A natural gas customer is sending a warning after switching companies for what she thought was a deal – but ended up paying twice as much.

Two years ago, Janet Duplisse opened the door to a gas marketer offering what sounded like a way to save on her gas bill.

"They lead you to believe Terasen Gas would go up and by signing with Access you were protected from that increase. That was their reasoning and that's why I signed up," she said.

But the trend of increasing natural gas prices reversed. Prices plunged and she found that by this year she was paying double what she would have been paying with Terasen.

"I was horrified," Duplisse said. "A hundred dollars more a month I'm spending. And I'm not rich. I could sure use that money for something else."

She asked the B.C. Utilities Commission to investigate and it ruled her contract is valid. So now she's locked in with only one chance every year to cancel her contract for a fee on the anniversary date.

This year it would have cost her $453, so she's waiting until next July.

Terasen Gas and the BC Utilities Commission field thousands of complaints from consumers who thought they would save money.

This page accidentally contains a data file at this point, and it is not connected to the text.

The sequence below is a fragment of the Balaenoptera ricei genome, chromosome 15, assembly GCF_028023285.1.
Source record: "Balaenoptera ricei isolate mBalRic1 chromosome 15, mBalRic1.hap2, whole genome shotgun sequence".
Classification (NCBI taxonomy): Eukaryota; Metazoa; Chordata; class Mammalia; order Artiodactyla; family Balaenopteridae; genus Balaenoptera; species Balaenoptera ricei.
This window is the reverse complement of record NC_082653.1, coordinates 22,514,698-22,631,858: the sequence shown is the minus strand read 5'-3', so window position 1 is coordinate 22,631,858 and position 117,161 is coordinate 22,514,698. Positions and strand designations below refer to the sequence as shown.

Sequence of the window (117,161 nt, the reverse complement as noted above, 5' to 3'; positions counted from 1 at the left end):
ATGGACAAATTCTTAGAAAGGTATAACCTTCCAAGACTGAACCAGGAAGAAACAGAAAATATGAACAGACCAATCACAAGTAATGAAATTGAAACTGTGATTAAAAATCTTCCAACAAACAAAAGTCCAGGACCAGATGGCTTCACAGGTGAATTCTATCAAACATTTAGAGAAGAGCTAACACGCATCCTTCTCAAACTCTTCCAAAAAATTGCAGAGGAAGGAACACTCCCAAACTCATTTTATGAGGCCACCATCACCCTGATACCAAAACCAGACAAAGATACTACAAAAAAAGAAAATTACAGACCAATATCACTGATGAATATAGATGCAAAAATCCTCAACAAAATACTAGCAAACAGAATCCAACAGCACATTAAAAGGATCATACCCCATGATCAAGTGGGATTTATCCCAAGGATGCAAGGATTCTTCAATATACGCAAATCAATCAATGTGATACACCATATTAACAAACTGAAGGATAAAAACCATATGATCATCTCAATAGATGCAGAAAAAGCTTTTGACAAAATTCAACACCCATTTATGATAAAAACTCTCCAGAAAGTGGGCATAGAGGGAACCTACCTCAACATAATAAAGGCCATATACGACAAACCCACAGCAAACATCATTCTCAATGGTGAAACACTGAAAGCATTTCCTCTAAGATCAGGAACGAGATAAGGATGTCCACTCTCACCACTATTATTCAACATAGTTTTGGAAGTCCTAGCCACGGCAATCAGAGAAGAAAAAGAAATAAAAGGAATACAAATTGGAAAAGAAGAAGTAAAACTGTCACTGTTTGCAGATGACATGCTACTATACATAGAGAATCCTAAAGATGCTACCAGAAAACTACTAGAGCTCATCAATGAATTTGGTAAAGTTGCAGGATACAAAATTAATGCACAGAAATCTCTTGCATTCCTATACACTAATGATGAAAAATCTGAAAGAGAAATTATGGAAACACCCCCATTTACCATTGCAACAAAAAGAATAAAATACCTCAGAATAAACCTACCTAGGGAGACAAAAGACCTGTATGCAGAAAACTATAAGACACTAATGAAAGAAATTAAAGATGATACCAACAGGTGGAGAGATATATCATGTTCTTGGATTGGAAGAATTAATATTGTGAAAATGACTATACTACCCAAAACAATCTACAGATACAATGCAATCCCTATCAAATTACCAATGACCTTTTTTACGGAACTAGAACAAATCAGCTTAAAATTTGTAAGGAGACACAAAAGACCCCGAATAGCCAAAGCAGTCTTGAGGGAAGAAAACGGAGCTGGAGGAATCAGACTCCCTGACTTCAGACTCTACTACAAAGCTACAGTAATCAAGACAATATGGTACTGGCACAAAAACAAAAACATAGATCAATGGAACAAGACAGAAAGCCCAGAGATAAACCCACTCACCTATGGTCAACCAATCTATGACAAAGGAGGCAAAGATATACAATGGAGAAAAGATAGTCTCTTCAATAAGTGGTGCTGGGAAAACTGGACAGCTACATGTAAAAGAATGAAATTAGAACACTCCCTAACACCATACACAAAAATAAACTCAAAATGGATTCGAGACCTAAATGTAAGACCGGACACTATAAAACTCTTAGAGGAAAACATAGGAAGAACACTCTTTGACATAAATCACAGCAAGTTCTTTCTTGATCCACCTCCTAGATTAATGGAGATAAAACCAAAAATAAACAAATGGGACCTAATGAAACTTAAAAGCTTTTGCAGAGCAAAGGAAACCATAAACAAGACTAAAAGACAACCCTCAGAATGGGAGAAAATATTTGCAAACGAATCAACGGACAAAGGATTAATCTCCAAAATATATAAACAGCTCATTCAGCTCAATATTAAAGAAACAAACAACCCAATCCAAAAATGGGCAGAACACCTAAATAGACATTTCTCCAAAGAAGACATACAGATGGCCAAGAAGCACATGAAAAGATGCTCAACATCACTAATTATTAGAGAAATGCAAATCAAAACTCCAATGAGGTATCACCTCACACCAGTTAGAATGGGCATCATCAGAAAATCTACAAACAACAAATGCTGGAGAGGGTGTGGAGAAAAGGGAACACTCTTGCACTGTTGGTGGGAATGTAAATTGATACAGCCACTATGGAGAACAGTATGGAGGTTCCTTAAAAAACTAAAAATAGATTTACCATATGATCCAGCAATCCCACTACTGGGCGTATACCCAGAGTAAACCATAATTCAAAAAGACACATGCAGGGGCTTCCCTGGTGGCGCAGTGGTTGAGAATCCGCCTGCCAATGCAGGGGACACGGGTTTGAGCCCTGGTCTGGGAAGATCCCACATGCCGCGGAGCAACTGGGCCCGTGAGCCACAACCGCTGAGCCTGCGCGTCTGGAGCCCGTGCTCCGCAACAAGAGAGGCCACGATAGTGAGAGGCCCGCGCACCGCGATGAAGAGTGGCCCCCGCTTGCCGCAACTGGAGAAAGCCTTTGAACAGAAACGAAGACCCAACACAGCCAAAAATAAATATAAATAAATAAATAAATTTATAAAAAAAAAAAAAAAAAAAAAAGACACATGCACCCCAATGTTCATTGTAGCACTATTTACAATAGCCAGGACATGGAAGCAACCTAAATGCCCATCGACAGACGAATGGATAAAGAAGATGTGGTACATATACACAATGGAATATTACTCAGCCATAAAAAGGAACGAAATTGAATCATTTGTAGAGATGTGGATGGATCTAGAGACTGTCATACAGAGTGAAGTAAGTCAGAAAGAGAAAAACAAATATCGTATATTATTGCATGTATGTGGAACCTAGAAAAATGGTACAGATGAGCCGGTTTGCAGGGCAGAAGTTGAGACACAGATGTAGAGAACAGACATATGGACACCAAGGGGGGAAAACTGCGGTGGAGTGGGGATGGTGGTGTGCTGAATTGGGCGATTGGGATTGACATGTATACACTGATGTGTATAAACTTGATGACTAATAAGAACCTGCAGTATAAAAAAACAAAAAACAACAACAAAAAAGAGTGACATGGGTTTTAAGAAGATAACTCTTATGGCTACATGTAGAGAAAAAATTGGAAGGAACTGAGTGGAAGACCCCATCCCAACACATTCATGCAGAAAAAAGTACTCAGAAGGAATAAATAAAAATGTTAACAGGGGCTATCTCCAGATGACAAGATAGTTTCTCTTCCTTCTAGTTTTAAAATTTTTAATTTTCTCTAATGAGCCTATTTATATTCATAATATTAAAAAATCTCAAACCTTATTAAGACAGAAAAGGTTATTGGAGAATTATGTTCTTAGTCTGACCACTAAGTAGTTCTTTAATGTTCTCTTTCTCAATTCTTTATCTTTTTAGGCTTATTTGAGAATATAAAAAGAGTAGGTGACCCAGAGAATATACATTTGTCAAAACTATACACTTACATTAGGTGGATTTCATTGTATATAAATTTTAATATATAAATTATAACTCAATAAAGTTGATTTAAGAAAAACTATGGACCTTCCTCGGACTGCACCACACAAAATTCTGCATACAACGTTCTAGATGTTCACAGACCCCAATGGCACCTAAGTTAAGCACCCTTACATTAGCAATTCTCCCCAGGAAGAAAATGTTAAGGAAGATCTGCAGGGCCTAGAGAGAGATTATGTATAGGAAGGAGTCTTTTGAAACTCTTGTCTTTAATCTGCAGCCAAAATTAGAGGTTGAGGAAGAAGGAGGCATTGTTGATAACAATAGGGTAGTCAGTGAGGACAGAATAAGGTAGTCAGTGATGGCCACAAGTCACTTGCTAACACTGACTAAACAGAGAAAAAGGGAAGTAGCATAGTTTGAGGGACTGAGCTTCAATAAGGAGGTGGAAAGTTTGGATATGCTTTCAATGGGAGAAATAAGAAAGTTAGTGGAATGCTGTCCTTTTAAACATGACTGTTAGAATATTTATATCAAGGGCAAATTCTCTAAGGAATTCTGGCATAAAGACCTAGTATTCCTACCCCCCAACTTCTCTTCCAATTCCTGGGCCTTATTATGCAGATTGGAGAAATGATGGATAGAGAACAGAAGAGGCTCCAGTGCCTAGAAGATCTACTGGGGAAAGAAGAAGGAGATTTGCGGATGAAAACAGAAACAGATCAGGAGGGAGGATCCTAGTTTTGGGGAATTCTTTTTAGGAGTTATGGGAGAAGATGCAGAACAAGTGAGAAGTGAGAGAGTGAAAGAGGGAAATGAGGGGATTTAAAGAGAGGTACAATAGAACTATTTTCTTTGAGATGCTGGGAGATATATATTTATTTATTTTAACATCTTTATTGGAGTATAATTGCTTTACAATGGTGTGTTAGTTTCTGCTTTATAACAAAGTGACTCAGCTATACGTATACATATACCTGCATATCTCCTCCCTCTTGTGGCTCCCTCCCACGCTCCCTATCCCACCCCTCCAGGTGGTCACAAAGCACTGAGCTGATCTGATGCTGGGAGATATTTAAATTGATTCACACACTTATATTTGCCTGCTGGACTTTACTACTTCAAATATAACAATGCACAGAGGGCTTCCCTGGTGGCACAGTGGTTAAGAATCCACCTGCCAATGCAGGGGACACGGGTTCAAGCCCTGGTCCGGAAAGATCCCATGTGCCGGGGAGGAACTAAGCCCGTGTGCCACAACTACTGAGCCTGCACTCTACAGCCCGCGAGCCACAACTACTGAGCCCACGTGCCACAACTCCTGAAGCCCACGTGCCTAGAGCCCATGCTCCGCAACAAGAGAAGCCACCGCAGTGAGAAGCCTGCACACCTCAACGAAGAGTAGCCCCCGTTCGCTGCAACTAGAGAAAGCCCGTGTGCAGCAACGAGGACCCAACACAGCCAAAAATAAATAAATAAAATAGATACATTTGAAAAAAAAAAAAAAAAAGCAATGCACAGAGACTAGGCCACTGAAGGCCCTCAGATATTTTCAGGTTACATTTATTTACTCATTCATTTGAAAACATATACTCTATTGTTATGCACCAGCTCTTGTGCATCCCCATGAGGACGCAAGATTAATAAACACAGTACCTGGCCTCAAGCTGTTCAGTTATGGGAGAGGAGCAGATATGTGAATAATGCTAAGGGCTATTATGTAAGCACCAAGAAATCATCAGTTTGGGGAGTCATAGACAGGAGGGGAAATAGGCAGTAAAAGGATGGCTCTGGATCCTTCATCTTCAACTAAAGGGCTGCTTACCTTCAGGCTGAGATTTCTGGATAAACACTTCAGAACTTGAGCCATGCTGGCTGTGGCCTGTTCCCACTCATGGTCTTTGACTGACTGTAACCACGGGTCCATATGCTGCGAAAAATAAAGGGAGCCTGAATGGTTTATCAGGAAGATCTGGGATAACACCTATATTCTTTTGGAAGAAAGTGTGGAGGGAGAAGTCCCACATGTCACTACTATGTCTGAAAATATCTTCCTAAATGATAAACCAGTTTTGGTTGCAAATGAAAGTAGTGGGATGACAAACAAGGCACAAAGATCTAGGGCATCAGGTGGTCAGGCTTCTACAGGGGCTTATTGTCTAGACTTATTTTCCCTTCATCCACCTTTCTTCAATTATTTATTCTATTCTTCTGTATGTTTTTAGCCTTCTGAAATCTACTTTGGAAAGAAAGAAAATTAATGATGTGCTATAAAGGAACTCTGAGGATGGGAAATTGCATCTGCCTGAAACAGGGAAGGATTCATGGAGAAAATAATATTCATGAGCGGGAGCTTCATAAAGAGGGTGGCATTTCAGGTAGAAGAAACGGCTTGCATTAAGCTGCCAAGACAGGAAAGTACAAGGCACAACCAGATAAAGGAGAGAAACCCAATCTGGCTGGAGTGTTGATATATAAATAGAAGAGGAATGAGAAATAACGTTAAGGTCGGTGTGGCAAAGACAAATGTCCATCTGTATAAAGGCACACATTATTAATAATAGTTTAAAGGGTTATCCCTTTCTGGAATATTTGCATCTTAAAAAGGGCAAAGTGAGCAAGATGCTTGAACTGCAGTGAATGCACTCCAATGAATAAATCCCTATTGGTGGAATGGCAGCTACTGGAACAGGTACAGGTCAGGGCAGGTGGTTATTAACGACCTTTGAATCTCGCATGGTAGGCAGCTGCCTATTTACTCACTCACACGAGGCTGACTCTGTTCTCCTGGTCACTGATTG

"The program is not a guarantee of savings but rather of certainty, of knowing exactly what you are going to pay -- very similar to a fixed rate mortgage versus a variable rate mortgage," said Joyce Wagenaar of Terasen Gas.

Terasen is the variable rate and other companies have fixed rates. There have been changes to the program so consumers are better informed before signing up:

  • First, you must receive a verification call 24 hours after you sign up and within four days or the contract is void.
  • All companies must ask you the same 13 questions to determine that you know what you have agreed to and that you may not save money.
  • You have 10 days to cancel as well.

If you do sign up, just one line on your Terasen gas bill changes -- the cost of gas. You still pay Terasen for delivering it and other charges.

Current prices charged by gas marketers appear on the Terasen website so you can see how they compare to each other and to terasen.

As for Janet, she says she won't be opening the door to any other sales people.

"If someone comes to your door selling you something, I mean, you didn't go out looking for it -- you didn't really need it -- so don't get it. Just say no."

If someone comes to your door wanting to sign you up to a gas contract you should be receiving a booklet that explains the program and includes a list of questions you should ask. Read it carefully before you commit yourself.

With a report from CTV British Columbia's Chris Olsen